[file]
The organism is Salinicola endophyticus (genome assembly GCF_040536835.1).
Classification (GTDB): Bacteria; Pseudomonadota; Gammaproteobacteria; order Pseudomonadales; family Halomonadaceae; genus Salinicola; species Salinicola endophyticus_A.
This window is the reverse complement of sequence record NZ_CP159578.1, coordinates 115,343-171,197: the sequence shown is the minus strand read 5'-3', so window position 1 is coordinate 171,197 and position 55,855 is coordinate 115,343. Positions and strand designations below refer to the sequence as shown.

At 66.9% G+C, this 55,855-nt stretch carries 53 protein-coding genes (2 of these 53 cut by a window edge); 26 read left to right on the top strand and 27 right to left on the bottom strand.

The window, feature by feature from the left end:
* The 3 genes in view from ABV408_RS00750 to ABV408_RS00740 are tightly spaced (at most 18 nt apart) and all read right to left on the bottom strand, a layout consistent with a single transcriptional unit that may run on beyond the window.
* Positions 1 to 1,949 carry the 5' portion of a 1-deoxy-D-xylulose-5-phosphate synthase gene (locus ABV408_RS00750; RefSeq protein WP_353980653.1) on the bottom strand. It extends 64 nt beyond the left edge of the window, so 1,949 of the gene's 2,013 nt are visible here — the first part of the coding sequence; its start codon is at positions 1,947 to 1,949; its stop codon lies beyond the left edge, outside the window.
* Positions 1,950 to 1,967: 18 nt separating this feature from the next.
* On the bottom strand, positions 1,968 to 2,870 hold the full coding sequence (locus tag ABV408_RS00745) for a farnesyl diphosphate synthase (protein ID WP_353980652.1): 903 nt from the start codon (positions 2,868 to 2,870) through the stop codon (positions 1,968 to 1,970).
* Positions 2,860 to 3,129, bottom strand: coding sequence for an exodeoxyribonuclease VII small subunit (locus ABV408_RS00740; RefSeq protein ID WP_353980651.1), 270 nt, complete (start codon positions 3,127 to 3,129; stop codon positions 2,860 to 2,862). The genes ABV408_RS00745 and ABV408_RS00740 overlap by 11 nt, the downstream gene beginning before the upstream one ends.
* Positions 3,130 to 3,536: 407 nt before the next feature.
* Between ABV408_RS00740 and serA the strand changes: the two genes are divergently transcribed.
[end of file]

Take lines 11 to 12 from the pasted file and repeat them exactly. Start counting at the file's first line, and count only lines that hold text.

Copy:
* Positions 3,130 to 3,536: 407 nt before the next feature.
* Between ABV408_RS00740 and serA the strand changes: the two genes are divergently transcribed.